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Written by:
Bas Hollenberg


Company director grants loan to own company

Loans which directors-cum-controlling shareholders grant to their own private limited-liability companies come under the “business use scheme”. The interest on the loan the company has to pay qualifies for tax relief at the level of the company while being liable for progressive taxation at that of the director. In the event of the company not or no longer being able to perform in terms of interest payment and redemption, the director has the option of proceeding with the downward revaluation of the loan against his or her own income, which would not have been possible had it been a non-arm’s length loan arrangement (i.e. entailing the sort of bad debt risk for the director that no independent third party would have agreed to). The problem is that the director is more closely involved than anyone else in the goings-on at the level of his or her company and will thus be more willing than any third party to extend a loan to his or her company or warrant the company’s performance in a bank loan context.

The arm’s length nature of a loan is affected by the ratio between the loan and the company’s equity, and by the term, the redemption commitments, the interest rate, the subordinated status of the loan compared with the company’s other liabilities and the security that has been put up.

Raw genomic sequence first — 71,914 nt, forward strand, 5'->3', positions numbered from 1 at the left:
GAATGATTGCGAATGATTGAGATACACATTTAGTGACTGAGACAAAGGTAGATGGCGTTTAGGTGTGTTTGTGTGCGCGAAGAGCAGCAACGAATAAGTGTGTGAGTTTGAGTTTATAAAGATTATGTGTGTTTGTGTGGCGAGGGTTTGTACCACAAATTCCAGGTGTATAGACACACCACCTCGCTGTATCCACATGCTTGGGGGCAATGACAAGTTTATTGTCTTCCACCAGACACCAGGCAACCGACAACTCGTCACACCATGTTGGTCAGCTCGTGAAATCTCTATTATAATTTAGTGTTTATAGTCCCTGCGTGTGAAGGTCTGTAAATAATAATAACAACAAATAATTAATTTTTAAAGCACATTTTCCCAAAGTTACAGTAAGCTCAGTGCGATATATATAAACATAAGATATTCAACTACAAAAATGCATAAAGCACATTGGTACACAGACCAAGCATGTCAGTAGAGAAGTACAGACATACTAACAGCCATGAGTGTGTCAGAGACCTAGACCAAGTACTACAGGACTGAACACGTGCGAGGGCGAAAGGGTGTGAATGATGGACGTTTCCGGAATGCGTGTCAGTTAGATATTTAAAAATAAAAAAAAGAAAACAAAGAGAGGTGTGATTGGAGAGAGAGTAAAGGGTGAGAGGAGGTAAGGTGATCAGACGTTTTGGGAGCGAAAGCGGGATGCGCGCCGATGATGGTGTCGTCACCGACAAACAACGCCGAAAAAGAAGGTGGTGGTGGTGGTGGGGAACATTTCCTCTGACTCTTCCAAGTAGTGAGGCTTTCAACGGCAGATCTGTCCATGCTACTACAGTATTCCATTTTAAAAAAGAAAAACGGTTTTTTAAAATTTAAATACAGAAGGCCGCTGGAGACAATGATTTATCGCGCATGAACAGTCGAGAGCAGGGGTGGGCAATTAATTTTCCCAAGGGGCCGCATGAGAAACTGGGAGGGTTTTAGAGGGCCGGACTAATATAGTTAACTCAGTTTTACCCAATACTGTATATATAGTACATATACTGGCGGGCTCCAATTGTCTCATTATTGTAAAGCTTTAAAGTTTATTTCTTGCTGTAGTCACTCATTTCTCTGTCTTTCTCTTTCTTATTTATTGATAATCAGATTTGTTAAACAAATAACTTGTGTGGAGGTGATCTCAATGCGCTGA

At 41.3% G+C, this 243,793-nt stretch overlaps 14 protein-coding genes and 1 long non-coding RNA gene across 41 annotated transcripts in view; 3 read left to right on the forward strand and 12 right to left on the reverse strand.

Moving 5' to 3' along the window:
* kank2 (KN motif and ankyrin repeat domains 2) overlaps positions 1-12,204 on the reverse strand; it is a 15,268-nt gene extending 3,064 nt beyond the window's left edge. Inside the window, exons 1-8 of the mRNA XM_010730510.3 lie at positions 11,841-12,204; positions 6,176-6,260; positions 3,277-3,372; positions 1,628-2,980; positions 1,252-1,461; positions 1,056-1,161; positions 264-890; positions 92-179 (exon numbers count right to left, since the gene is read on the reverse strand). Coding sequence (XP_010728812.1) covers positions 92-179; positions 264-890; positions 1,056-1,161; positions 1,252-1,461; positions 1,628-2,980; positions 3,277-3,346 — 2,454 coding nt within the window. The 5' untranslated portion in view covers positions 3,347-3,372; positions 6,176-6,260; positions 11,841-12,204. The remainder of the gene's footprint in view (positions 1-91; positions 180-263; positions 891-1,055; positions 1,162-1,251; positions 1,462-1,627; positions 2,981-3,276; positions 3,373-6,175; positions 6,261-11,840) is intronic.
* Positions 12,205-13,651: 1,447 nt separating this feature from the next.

N.B.  Affiliated companies are not immune to the phenomenon of non-arm’s length loans, e.g. a parent company may have extended a loan to one of its subsidiaries or two sister companies may have concluded a lending-borrowing arrangement between them.

Tip:    Make sure that the loan you extend to your company is concluded on an arm’s length basis. Prepare a proper loan agreement containing arm’s length repayment conditions. Do not forget to insist on security being put up, and by all means make such tweaks to your loan agreements as may be called for.

N.B.  It is equally important that you should adhere to the arm’s length principle when standing surety for your company’s debts.

It goes without saying that the arrangements between the lender and the borrower have to be complied with. In the inadvertent event of the company ceasing to perform, this would cause the loan to be seen in a different light, with the risk that the tax authorities might belatedly brand it as having been concluded on non-arm’s length terms.

Dutch version: DGA verstrekt lening aan bv

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